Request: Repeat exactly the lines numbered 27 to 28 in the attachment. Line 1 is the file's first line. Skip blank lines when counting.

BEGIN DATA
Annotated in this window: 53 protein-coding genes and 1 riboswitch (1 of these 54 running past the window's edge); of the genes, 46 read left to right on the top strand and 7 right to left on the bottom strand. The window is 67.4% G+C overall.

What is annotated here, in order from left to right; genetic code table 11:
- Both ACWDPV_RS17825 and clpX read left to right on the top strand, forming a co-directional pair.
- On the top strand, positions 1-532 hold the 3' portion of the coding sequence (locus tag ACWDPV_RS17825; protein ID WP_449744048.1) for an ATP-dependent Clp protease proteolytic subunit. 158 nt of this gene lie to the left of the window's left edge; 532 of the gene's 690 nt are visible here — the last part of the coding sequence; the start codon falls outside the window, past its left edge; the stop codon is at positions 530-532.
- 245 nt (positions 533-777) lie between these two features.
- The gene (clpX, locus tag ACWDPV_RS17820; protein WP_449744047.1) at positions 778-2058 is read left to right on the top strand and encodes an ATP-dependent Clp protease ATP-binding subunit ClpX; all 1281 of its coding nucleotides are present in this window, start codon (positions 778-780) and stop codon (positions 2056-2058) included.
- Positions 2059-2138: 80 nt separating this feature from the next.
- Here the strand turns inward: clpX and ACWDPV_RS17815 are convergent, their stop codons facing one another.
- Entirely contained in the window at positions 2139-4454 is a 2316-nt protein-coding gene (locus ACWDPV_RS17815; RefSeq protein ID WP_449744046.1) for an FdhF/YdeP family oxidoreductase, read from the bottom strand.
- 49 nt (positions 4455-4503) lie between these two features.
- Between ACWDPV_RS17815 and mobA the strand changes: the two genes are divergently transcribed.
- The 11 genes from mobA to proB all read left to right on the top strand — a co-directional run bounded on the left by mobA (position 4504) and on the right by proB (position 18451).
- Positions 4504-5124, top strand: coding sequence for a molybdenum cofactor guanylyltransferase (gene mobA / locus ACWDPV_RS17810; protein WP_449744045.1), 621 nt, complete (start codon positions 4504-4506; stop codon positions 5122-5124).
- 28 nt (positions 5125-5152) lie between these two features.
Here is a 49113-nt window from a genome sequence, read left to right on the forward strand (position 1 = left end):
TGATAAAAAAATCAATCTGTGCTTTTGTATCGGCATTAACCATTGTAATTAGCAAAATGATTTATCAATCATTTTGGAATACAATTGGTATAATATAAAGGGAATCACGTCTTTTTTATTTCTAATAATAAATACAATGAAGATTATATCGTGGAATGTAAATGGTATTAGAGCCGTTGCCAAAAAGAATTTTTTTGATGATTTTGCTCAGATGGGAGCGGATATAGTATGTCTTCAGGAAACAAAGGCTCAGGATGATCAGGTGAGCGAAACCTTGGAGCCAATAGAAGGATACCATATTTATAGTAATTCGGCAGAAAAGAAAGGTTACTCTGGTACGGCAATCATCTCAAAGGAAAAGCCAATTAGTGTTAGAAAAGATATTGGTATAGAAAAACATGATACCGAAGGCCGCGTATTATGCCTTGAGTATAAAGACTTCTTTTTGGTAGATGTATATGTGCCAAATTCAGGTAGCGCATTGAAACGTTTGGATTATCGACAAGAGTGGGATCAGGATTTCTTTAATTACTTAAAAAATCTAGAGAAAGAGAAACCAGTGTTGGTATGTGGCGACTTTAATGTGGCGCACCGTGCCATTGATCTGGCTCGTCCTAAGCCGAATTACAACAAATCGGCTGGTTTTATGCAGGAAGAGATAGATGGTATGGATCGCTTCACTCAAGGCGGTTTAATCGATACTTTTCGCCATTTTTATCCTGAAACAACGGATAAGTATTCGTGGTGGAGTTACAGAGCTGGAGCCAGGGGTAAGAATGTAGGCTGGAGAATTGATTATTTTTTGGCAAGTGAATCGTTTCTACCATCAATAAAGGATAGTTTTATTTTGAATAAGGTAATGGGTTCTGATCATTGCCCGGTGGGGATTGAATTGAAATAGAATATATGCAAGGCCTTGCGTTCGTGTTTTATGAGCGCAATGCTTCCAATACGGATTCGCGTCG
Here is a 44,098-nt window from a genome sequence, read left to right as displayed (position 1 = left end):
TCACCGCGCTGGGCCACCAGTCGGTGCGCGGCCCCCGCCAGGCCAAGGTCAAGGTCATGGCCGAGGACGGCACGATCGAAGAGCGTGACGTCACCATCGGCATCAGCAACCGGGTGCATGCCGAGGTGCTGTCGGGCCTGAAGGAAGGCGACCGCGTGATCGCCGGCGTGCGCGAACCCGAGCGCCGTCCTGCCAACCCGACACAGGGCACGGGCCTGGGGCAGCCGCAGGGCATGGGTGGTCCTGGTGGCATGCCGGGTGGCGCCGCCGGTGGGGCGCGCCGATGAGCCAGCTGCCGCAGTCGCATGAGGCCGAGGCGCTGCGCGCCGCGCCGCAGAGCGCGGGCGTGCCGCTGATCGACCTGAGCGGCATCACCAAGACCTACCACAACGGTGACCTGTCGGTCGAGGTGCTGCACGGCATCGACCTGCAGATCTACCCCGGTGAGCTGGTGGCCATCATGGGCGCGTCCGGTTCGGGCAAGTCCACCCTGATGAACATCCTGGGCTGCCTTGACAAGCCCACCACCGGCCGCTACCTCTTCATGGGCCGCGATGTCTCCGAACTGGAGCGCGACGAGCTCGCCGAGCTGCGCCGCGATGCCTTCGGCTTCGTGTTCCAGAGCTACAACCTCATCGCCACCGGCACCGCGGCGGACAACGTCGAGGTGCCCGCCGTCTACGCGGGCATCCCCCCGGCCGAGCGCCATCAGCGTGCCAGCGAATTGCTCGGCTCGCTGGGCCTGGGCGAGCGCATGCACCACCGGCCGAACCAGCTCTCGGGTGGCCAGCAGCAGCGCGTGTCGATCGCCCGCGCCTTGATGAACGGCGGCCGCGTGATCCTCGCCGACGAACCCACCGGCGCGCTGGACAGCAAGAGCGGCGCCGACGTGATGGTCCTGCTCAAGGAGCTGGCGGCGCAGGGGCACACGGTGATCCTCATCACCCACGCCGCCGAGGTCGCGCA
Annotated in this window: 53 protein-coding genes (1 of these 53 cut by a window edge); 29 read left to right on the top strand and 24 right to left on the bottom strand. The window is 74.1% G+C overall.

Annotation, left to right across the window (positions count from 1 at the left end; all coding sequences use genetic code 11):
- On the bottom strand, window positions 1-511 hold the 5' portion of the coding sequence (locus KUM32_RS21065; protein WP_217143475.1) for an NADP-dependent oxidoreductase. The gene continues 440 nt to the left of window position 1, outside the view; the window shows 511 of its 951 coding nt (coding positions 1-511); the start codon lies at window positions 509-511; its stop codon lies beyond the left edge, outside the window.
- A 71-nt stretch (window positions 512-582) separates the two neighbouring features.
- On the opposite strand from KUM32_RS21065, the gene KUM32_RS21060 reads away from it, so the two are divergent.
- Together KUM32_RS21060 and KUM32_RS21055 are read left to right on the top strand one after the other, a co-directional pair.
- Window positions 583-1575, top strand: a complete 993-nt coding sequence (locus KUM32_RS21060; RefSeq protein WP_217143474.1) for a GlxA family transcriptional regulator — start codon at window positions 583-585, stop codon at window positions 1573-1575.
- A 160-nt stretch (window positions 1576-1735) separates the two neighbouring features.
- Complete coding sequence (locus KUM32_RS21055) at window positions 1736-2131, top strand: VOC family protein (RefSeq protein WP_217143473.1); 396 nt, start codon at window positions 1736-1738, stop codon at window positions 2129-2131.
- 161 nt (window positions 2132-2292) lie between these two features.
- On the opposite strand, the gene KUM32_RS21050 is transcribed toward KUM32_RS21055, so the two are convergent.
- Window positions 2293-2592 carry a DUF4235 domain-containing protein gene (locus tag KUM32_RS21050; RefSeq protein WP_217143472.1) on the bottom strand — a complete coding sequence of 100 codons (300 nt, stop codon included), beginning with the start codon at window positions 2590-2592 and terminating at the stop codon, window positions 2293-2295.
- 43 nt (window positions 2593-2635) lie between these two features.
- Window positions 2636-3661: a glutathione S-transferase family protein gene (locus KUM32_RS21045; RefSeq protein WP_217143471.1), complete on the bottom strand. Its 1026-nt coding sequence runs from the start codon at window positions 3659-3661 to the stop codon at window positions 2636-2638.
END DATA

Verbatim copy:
- Complete coding sequence (locus KUM32_RS21055) at window positions 1736-2131, top strand: VOC family protein (RefSeq protein WP_217143473.1); 396 nt, start codon at window positions 1736-1738, stop codon at window positions 2129-2131.
- 161 nt (window positions 2132-2292) lie between these two features.